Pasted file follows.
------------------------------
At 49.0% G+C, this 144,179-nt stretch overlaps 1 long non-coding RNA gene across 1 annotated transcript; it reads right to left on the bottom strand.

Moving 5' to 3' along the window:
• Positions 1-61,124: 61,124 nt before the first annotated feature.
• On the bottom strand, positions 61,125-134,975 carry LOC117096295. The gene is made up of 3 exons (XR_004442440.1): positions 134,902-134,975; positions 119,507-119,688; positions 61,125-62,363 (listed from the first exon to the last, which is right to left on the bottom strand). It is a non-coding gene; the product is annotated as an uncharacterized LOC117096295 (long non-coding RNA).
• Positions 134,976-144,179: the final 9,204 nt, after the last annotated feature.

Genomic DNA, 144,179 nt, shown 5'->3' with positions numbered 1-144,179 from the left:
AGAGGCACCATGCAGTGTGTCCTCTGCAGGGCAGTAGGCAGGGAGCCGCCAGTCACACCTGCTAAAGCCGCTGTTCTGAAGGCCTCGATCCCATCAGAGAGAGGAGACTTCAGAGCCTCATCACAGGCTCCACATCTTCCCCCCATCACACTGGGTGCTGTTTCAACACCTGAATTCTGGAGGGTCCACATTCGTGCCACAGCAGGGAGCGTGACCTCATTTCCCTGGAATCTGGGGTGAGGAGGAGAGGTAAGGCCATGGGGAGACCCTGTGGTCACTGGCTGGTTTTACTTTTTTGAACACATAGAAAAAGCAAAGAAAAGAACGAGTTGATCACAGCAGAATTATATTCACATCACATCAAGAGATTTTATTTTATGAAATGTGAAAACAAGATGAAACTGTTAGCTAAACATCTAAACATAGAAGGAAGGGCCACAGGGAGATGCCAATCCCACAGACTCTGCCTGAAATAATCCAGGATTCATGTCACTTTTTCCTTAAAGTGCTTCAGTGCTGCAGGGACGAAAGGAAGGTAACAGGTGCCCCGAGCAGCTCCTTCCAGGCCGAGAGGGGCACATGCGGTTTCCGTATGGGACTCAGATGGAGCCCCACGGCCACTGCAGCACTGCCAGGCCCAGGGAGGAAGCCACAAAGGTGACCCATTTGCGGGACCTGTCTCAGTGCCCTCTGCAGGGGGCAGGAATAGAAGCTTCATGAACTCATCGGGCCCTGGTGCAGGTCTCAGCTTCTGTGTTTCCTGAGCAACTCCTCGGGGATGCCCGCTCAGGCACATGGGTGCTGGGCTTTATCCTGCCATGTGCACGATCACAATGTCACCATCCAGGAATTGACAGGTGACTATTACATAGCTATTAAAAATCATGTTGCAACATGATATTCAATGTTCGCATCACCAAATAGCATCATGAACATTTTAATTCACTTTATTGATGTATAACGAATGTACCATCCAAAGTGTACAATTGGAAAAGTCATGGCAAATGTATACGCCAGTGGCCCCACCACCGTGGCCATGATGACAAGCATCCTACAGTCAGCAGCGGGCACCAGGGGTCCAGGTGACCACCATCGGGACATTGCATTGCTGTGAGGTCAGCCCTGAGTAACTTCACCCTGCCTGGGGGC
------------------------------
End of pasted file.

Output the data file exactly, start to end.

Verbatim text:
At 49.0% G+C, this 144,179-nt stretch overlaps 1 long non-coding RNA gene across 1 annotated transcript; it reads right to left on the bottom strand.

Moving 5' to 3' along the window:
• Positions 1-61,124: 61,124 nt before the first annotated feature.
• On the bottom strand, positions 61,125-134,975 carry LOC117096295. The gene is made up of 3 exons (XR_004442440.1): positions 134,902-134,975; positions 119,507-119,688; positions 61,125-62,363 (listed from the first exon to the last, which is right to left on the bottom strand). It is a non-coding gene; the product is annotated as an uncharacterized LOC117096295 (long non-coding RNA).
• Positions 134,976-144,179: the final 9,204 nt, after the last annotated feature.

Genomic DNA, 144,179 nt, shown 5'->3' with positions numbered 1-144,179 from the left:
AGAGGCACCATGCAGTGTGTCCTCTGCAGGGCAGTAGGCAGGGAGCCGCCAGTCACACCTGCTAAAGCCGCTGTTCTGAAGGCCTCGATCCCATCAGAGAGAGGAGACTTCAGAGCCTCATCACAGGCTCCACATCTTCCCCCCATCACACTGGGTGCTGTTTCAACACCTGAATTCTGGAGGGTCCACATTCGTGCCACAGCAGGGAGCGTGACCTCATTTCCCTGGAATCTGGGGTGAGGAGGAGAGGTAAGGCCATGGGGAGACCCTGTGGTCACTGGCTGGTTTTACTTTTTTGAACACATAGAAAAAGCAAAGAAAAGAACGAGTTGATCACAGCAGAATTATATTCACATCACATCAAGAGATTTTATTTTATGAAATGTGAAAACAAGATGAAACTGTTAGCTAAACATCTAAACATAGAAGGAAGGGCCACAGGGAGATGCCAATCCCACAGACTCTGCCTGAAATAATCCAGGATTCATGTCACTTTTTCCTTAAAGTGCTTCAGTGCTGCAGGGACGAAAGGAAGGTAACAGGTGCCCCGAGCAGCTCCTTCCAGGCCGAGAGGGGCACATGCGGTTTCCGTATGGGACTCAGATGGAGCCCCACGGCCACTGCAGCACTGCCAGGCCCAGGGAGGAAGCCACAAAGGTGACCCATTTGCGGGACCTGTCTCAGTGCCCTCTGCAGGGGGCAGGAATAGAAGCTTCATGAACTCATCGGGCCCTGGTGCAGGTCTCAGCTTCTGTGTTTCCTGAGCAACTCCTCGGGGATGCCCGCTCAGGCACATGGGTGCTGGGCTTTATCCTGCCATGTGCACGATCACAATGTCACCATCCAGGAATTGACAGGTGACTATTACATAGCTATTAAAAATCATGTTGCAACATGATATTCAATGTTCGCATCACCAAATAGCATCATGAACATTTTAATTCACTTTATTGATGTATAACGAATGTACCATCCAAAGTGTACAATTGGAAAAGTCATGGCAAATGTATACGCCAGTGGCCCCACCACCGTGGCCATGATGACAAGCATCCTACAGTCAGCAGCGGGCACCAGGGGTCCAGGTGACCACCATCGGGACATTGCATTGCTGTGAGGTCAGCCCTGAGTAACTTCACCCTGCCTGGGGGC